This is how we assess the Cuban system notwithstanding the existence of a US base on the soil of Cuba. If such a base existed here in Iraq, we could not expect our Party and our people to appreciate the flexibility with which the Cuban Government has acted and is still acting in keeping, for example, the US base on Cuban soil, even if we assume that similar circumstances prevail in both countries. Our Party and our people would have found it impossible to take into consideration the importance given to flexibility in revolutionary action, in objective calculations and all that is written in the textbooks of political action and revolutionary literature. They would have turned to us and said: ' As long as there is a foreign base on our soil, we don't consider ourselves free in the matter of sovereignty or the economy or in any of the other fields.

There were acts of legislation included in the working paper for reforming the position of women in society, but we have removed them because of the considerations I have just mentioned. We have not removed them because of any vacillation or lack of understanding of the correct role of the woman in society .We have removed them while maintaining our full belief in her balanced and equal status vis-a-vis the man within the new society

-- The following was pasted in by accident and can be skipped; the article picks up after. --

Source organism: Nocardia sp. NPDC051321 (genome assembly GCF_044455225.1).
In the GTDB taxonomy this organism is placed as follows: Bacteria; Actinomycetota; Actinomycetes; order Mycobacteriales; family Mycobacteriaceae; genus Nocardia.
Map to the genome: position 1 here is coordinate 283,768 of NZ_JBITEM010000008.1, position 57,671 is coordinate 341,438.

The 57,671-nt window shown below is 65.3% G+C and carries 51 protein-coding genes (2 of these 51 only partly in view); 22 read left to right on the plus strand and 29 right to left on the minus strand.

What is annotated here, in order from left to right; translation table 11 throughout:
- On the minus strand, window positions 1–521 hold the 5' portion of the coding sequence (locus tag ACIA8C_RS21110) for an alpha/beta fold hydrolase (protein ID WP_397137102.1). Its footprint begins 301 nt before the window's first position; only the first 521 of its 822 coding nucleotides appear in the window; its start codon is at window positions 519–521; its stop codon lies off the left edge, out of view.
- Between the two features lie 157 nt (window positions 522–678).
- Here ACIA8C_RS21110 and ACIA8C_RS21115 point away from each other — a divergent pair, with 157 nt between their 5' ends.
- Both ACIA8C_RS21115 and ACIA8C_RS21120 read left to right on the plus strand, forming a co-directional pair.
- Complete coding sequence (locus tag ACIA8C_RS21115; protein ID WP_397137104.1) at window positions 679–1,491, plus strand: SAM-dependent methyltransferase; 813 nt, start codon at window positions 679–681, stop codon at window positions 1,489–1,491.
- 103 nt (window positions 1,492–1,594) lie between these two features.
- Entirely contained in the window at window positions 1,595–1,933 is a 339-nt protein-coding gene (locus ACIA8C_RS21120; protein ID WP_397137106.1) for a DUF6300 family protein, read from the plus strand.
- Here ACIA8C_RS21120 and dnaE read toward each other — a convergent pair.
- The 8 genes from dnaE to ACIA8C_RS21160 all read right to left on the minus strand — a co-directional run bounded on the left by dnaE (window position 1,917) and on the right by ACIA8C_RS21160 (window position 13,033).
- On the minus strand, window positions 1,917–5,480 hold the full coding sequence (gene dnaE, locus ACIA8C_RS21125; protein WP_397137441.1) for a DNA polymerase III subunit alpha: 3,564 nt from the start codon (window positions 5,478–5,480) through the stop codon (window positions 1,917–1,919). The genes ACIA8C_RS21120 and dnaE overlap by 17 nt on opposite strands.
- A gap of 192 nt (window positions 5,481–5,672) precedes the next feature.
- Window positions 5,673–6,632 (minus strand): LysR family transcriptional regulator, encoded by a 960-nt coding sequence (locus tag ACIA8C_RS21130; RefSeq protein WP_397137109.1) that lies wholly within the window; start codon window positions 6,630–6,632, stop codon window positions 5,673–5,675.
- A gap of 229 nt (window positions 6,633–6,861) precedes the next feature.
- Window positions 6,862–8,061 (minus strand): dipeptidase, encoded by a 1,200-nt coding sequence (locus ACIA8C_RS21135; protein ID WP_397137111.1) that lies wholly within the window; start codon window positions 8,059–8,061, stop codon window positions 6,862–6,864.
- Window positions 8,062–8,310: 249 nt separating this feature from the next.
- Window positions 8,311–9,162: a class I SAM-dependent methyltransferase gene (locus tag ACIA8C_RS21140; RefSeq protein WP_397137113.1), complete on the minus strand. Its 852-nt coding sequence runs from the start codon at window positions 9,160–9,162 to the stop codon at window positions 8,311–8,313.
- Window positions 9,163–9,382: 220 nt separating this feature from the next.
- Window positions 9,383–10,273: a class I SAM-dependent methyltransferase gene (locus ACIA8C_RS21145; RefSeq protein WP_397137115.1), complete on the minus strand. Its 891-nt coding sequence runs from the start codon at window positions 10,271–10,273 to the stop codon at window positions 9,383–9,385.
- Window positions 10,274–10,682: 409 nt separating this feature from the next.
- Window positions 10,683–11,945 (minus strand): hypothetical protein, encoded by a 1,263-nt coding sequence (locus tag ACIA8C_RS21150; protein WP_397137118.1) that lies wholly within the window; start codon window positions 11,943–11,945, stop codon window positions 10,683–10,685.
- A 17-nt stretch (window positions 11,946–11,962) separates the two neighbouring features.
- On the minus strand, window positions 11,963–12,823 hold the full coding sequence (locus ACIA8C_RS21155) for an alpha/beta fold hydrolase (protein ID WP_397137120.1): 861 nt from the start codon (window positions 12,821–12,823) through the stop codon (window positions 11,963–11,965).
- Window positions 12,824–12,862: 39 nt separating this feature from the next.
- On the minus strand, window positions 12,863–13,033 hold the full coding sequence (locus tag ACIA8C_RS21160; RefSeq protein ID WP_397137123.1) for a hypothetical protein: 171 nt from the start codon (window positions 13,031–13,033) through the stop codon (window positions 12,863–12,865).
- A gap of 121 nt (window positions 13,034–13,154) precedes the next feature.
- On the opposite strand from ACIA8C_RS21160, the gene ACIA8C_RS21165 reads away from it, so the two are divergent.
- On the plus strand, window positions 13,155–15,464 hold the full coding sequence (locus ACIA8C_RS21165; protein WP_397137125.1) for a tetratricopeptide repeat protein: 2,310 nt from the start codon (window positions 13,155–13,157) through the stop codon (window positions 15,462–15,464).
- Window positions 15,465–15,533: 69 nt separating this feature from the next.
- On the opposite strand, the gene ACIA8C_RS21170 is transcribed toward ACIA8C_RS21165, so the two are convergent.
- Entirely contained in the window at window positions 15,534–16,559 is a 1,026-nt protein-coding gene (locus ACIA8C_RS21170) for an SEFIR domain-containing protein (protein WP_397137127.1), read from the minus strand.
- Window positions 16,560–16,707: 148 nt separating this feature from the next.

4-The Planned Progress of the Revolution

A speech by H.E. President Saddam Hussein at the Seventh Congress of the General Federation of Iraqi Women August 8, 1976

Comrades and Sisters,

I hope that this Congress will play its role in developing the principal ideas which will have their bearing not only on your work within the General Federation of Iraqi Women but also on the whole progress of this society and its triumphant Revolution. This is because the effective revolutionary movement in any sector of our society is reflected in all other sectors as long as it remains within the general trend of the basic plans and ideas conceived for the development of the society.